The Committee for Skeptical Inquiry (CSI), formerly known as the Committee for the Scientific Investigation of Claims of the Paranormal (CSICOP), is a program within the transnational American non-profit educational organization Center for Inquiry (CFI), which seeks to "promote scientific inquiry, critical investigation, and the use of reason in examining controversial and extraordinary claims." Paul Kurtz proposed the establishment of CSICOP in 1976 as an independent non-profit organization (before merging with CFI as one of its programs in 2015), to counter what he regarded as an uncritical acceptance of, and support for, paranormal claims by both the media and society in general.
The Commonwealth of Nations, often known as simply the Commonwealth, is an intergovernmental organisation of 53 member states that are mostly former territories of the British Empire.
Consciousness is the state or quality of awareness, or, of being aware of an external object or something within oneself.
Consciousness raising (also called awareness raising) is a form of activism, popularized by United States feminists in the late 1960s.
The Cooper Union for the Advancement of Science and Art, commonly known as Cooper Union or The Cooper Union and informally referred to, especially during the 19th century, as "the Cooper Institute", is a private college at Cooper Square on the border of the East Village neighborhood of Manhattan, New York City.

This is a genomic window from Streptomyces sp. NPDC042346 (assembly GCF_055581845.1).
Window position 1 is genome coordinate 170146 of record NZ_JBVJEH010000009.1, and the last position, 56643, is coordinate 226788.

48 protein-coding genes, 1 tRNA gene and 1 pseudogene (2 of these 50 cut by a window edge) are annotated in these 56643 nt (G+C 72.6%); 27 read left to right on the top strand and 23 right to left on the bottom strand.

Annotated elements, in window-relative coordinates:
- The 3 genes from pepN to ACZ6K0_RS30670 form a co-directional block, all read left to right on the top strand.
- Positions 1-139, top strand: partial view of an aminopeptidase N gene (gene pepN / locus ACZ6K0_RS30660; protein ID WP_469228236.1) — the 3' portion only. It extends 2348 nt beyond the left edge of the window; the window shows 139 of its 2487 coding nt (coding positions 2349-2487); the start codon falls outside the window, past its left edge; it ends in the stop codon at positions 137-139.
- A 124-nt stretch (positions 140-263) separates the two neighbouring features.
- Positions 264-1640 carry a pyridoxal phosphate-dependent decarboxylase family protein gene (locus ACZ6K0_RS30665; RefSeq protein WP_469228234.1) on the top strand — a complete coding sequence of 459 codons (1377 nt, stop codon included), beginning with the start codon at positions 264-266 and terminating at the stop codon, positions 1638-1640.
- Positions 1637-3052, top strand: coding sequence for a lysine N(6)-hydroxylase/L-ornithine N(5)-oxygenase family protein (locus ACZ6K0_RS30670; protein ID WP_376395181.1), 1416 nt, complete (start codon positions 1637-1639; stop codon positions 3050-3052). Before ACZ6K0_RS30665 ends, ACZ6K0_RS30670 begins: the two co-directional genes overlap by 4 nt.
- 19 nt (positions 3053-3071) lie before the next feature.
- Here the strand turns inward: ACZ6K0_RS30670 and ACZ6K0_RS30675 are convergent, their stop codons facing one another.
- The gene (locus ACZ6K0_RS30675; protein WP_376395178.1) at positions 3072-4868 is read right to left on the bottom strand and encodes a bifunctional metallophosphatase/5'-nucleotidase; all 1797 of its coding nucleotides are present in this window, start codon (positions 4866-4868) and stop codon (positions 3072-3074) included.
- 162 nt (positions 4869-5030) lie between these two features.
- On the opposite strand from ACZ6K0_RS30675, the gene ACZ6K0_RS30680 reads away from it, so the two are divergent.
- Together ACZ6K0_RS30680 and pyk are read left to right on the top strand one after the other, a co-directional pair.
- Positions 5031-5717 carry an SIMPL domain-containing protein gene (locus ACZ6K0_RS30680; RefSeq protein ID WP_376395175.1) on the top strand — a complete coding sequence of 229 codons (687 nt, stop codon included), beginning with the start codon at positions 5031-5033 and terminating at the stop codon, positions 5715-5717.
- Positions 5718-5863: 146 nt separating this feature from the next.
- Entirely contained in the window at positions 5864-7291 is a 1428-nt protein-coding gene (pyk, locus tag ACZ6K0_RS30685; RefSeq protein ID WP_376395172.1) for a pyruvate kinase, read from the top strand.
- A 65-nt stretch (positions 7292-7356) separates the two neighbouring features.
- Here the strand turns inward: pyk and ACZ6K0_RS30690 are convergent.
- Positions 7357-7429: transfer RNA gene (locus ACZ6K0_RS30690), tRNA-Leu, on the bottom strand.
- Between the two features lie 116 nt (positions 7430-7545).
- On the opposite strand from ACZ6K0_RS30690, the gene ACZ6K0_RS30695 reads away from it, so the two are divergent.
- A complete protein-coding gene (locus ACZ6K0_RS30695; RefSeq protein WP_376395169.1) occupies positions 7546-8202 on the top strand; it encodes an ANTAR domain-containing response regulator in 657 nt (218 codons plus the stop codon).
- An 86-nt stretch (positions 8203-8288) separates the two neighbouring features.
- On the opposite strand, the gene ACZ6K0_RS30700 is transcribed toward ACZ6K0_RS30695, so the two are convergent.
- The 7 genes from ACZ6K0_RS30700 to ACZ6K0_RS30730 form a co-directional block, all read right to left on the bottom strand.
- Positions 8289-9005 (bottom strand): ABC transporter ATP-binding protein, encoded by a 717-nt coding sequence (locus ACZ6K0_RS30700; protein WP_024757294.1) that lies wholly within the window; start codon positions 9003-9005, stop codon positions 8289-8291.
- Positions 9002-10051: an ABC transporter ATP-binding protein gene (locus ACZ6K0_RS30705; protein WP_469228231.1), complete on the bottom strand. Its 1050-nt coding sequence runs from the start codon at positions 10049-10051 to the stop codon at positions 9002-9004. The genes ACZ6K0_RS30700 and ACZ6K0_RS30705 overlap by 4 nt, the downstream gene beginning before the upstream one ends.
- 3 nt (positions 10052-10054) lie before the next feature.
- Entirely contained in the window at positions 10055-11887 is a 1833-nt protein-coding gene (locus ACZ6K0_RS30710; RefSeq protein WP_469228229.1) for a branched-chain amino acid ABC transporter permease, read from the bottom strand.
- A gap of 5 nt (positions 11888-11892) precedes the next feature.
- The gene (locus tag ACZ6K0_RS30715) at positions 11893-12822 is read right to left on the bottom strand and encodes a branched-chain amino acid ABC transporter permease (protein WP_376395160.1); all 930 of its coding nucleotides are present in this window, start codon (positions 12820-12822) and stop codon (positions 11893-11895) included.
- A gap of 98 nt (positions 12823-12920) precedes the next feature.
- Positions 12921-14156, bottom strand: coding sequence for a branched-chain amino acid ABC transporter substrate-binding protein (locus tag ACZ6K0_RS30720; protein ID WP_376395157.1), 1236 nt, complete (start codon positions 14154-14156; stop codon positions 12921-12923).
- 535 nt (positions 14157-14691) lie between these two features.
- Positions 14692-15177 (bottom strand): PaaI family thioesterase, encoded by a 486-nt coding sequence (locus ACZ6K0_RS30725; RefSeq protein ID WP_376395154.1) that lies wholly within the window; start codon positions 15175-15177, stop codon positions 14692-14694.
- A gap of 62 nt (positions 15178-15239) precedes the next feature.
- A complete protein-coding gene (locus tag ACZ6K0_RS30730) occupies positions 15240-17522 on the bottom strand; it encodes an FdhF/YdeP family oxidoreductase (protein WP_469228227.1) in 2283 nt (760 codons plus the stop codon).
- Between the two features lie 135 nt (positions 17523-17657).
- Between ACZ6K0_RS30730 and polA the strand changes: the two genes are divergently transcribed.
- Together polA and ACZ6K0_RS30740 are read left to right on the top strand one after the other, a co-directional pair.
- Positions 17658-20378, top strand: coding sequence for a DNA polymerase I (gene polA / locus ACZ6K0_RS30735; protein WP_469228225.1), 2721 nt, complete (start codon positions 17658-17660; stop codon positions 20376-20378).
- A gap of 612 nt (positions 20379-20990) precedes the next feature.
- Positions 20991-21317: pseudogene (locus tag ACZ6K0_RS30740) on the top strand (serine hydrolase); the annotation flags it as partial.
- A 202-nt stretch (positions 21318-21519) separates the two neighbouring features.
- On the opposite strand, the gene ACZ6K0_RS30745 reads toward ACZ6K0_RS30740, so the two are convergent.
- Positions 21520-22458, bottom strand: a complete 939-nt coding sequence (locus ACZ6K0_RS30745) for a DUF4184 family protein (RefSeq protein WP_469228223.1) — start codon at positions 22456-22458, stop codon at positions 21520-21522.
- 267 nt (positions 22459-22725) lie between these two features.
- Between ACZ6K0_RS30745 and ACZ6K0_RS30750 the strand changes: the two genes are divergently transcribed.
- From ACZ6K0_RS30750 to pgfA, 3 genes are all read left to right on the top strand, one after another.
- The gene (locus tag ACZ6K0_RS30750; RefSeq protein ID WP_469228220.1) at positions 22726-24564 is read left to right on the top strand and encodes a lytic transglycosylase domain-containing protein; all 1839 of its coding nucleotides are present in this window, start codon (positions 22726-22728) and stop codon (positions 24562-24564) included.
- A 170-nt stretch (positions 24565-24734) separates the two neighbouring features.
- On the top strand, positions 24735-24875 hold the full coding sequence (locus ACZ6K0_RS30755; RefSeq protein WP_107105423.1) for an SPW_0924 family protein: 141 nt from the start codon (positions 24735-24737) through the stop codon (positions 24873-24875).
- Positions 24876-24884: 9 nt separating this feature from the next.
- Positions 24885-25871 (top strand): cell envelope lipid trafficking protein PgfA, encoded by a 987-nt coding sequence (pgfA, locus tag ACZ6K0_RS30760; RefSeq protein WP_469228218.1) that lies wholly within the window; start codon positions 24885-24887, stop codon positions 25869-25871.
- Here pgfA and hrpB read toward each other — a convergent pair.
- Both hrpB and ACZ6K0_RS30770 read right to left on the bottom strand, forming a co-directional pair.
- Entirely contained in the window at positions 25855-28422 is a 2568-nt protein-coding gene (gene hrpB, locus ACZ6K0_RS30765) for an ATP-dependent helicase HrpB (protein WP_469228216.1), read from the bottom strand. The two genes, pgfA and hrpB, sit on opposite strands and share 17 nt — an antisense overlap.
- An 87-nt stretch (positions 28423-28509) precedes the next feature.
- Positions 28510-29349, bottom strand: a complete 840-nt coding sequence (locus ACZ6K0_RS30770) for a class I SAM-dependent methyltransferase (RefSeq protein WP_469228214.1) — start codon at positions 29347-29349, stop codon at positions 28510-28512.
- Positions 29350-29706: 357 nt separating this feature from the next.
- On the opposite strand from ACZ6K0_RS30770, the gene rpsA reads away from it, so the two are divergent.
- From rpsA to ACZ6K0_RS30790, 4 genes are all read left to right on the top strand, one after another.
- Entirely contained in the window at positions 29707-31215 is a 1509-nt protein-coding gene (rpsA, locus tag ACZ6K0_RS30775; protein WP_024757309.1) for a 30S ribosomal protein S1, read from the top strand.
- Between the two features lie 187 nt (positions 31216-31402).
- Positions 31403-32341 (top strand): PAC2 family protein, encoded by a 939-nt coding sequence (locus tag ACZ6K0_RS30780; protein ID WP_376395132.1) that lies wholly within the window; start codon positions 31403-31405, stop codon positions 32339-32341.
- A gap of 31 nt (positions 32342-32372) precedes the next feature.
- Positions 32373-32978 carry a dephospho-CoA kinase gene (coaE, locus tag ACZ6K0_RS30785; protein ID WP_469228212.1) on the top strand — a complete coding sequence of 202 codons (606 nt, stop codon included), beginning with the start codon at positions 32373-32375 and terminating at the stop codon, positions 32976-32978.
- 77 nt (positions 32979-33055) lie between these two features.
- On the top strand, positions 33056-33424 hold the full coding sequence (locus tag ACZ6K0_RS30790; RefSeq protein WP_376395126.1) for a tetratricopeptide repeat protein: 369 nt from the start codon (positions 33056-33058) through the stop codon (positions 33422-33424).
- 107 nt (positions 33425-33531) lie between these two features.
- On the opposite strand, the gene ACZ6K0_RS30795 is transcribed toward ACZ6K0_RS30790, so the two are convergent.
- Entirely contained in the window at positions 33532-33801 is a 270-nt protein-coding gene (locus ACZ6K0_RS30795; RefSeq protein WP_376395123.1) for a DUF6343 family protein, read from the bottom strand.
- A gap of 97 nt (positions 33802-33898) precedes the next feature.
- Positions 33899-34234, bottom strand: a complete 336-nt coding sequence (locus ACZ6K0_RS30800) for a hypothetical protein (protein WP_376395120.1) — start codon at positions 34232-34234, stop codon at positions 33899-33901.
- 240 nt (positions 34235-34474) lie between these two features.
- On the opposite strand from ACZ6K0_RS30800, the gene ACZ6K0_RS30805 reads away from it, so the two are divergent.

Cosmology (from the Greek κόσμος, kosmos "world" and -λογία, -logia "study of") is the study of the origin, evolution, and eventual fate of the universe.
County Waterford (Contae Phort Láirge; the English name comes from Old Norse Vedrafjörður) is a county in Ireland.
Creationism is the religious belief that the universe and life originated "from specific acts of divine creation",Gunn 2004, p. 9, "The Concise Oxford Dictionary says that creationism is 'the belief that the universe and living organisms originated from specific acts of divine creation.'" as opposed to the scientific conclusion that they came about through natural processes.
Criticism of religion is criticism of the ideas, the truth, or the practice of religion, including its political and social implications.
Cultural evolution is an evolutionary theory of social change.
Daniel Clement Dennett III (born March 28, 1942) is an American philosopher, writer, and cognitive scientist whose research centers on the philosophy of mind, philosophy of science, and philosophy of biology, particularly as those fields relate to evolutionary biology and cognitive science.
David Elieser Deutsch (born 18 May 1953) is an Israeli-born British physicist at the University of Oxford.
David Addison Haig (born 28 June 1958) is an Australian evolutionary biologist and geneticist, professor in Harvard Department of Organismic and Evolutionary Biology.
David P. Barash (born 1946) is Professor of Psychology emeritus at the University of Washington, and is notable for books on Human aggression, Peace Studies, and the sexual behavior of animals and people.
David Sloan Wilson (born 1949) is an American evolutionary biologist and a Distinguished Professor of Biological Sciences and Anthropology at Binghamton University.
Dawkinsia is a genus of cyprinid fishes from freshwater in South India and Sri Lanka.
A deity is a supernatural being considered divine or sacred.
A delusion is a mistaken belief that is held with strong conviction even in the presence of superior evidence to the contrary.
A designer baby is a human embryo which has been genetically modified, usually following guidelines set by the parent or scientist, to produce desirable traits.
Discover is an American general audience science magazine launched in October 1980 by Time Inc.
In molecular biology, DNA replication is the biological process of producing two identical replicas of DNA from one original DNA molecule.